Pre-season prep

For many of us the promise of a new season is right at our doorstep.  The weather is warming up and the fish are ready to be caught, well hopefully.

There are many things to get yourself ready before the season starts.  It never fails that the first couple times on the water each year you seem to forget something or realize that you needed to fix something.  Here's a little help to get you better prepared for your season.

Wader repair

All waders leak eventually. That's a fact.  So do yourself a favor and check your waders before you hit the stream.  Whether it was a small pin hole leak in a seam, a jagger bush (yeah I'm from Pittsburgh, look it up) hole or maybe even a mouse made its home in your waders and you have some serious problems, here's a few tips on repair.

First, locate the hole.  In my experience there's 2 main ways to do this.  One is taking a spray bottle of rubbing alcohol and spray the waders.  Then flip them inside out and you should see some spots of where the leaks are.  Another way to locate holes is just to turn them inside out and fill with water.  No matter which way you use I would recommend using a permanent marker to circle where the holes are.  That way you can remember where to repair.

If it's a sizable hole or a few in a small area most waders come with some sort of repair patch.  Be careful if there's any iron on patches because you can cause more damage if you're not paying too close attention.  There's also a few different brands of UV wader repair.  Loon is probably the most popular and I know people who have fixed gashes in their waders on the stream with a tube and UV light.  So it's not such a bad idea to keep in on you or in your vehicle.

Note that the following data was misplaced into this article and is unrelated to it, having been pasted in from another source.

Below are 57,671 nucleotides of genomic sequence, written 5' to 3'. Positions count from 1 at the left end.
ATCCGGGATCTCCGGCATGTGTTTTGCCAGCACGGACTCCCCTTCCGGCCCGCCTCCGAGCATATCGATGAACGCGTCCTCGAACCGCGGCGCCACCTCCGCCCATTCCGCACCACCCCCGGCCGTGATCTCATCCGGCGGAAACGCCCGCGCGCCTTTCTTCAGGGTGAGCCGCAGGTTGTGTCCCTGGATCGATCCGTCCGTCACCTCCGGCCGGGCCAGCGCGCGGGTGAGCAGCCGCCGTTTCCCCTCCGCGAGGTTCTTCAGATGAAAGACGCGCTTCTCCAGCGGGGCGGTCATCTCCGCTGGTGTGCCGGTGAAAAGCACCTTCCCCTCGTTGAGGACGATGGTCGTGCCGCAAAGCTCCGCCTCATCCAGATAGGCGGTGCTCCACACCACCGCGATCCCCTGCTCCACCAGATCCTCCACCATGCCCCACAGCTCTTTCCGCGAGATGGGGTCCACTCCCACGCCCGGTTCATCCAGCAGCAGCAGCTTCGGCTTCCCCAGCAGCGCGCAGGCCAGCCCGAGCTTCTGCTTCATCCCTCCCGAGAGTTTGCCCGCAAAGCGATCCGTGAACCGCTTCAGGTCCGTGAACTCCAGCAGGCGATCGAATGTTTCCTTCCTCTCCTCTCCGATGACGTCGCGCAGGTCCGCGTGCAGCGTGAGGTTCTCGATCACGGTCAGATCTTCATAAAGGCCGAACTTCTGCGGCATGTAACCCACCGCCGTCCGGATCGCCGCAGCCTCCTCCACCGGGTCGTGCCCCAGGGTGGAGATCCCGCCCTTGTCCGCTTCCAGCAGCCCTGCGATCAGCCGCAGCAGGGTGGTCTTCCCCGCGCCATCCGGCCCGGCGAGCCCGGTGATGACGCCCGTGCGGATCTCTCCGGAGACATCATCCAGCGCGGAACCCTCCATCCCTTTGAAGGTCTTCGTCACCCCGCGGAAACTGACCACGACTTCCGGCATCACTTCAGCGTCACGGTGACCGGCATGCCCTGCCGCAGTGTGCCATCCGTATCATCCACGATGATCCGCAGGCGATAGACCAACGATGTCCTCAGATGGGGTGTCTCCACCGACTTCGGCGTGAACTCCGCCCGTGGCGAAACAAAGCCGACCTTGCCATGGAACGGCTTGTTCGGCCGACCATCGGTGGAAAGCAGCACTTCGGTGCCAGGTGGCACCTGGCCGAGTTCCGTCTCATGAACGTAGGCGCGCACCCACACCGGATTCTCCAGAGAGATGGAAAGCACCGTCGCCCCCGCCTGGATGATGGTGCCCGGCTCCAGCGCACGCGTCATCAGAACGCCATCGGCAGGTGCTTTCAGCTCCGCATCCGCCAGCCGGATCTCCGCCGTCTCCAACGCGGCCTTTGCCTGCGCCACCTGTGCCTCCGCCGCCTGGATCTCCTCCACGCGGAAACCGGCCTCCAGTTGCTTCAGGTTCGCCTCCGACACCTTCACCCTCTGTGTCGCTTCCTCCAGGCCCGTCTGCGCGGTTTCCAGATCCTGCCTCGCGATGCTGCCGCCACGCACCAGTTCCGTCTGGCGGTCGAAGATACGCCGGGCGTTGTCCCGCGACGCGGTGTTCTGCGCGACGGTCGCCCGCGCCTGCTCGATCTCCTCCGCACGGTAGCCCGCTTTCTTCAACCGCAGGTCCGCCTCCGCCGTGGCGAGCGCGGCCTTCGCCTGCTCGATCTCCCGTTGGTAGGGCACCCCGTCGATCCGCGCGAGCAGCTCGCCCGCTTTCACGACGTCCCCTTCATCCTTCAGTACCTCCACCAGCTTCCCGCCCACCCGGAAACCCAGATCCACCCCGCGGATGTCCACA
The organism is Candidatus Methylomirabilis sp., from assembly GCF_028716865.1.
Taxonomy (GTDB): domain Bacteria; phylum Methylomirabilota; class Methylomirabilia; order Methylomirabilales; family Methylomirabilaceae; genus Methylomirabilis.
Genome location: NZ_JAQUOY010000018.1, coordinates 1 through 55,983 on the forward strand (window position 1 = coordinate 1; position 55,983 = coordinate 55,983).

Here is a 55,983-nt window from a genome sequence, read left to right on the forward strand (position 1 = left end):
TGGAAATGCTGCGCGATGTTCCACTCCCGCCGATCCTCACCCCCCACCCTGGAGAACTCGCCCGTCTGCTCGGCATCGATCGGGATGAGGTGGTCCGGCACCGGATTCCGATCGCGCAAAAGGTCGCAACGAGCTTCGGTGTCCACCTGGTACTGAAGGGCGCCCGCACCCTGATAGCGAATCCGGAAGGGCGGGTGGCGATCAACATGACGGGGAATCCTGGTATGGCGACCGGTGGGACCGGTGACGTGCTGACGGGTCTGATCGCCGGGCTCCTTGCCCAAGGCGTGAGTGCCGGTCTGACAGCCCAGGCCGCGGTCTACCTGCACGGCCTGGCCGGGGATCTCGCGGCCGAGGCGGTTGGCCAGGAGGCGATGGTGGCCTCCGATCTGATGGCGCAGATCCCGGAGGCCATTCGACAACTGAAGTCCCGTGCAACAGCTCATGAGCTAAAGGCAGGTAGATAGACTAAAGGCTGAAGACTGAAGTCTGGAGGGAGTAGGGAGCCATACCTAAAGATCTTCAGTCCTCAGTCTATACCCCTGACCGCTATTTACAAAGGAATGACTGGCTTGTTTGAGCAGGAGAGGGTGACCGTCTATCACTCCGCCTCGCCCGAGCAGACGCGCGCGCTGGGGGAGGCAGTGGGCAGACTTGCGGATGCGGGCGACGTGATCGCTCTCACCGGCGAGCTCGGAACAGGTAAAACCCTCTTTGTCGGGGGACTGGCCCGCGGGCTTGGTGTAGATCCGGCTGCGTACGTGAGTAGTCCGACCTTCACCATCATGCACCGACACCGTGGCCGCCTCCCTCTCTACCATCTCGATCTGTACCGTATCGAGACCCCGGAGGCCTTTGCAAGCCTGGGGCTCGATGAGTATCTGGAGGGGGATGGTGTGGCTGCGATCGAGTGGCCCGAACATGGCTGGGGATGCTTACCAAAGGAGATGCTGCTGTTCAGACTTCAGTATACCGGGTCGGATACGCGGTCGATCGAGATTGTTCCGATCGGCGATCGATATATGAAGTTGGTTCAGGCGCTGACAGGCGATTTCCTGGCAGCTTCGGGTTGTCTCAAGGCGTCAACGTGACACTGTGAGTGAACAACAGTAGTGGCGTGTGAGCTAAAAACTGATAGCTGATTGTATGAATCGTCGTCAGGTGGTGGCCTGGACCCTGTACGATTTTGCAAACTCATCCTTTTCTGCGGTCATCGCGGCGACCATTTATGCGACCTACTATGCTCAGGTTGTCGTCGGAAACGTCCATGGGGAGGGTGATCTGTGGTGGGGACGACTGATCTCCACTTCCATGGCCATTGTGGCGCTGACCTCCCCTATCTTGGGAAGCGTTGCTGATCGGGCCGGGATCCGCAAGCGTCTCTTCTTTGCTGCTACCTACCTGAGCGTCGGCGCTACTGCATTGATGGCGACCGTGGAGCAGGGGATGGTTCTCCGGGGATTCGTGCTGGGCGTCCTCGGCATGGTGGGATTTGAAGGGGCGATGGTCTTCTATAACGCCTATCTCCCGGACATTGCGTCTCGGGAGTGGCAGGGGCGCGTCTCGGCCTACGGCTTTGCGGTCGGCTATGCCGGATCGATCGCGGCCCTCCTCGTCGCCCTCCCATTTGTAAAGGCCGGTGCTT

Reel maintenance

This is one of those things that many people neglect.  Your reel has the most moving parts of your gear and needs to be maintained.  Taking the spool off and simply cleaning it out with some soap and water is a good first step.  On top of that you should probably grease it back up every year or so.  Some Neats Foot oil or many gun oils is a good option for lubricating the drag system as well.  Especially if you are using cork.  Cork will dry out and degrade over time if not properly taken care of, just like the brake pads on your car.  Put some care into those reels and they will last much longer for you.

Fly Lines

This is probably the most needed repair for many of you out there.  You rarely if ever clean your line (you should every couple times you fish) and you probably keep your gear in your hot car (BIG no no).  So you go to check your line on your first outing and realize its cracked and probably not working to its best ability.  If it still looks OK, either use a fly line cleaner or simply strip the line out into a 5 gallon bucket of dish soap water and give it a good cleaning.  This will help to keep your line casting efficiently.  If your line is cracked then simply replace it and try to keep the new one in better shape.


Ohh geez!  Have you looked at your boxes?  Tons of flies that are torn apart, possibly rusted hooks, wrong flies in the wrong boxes.  Yes it's a disaster!  Do yourself a favor and clean out all the nasty old flies you won't use again.  If you tie, take a razor blade to them and you can reuse things like the hooks and beads if they're still in good shape.  Also here's a tip for those dry flies that don't look so hot.  Put a pot of water on to boil and hang a mesh strainer over it.  Drop those flies in the strainer for a nice steam.  It will freshen up those dry flies for a few more rising fish.


Check your floatants.  Make sure they didn't dry up or spill and are empty.

Check your net.  Make sure there isn't any holes that need repaired.

Check your cast.  A little practice in the yard will do you good to brush off that rusty thing you call a cast.

Clean out your pack.  We all shove flies, split shot, food wrappers, etc all through them.  Clean it out and maybe even throw it in the wash. 


I think that's a pretty good list, but what else am I missing?  Add a few of your own to the comment section.


Ramblings by:

Ryan Gouldsbarry

Owner of Risen Fly


P.S. If you catch it quickly, we kept our rod and reel sale in our DEALS section open for just a little bit longer.

1 comment

  • Jim Rauch

    Ryan, lots of good info, thanks.

Leave a comment

Please note, comments must be approved before they are published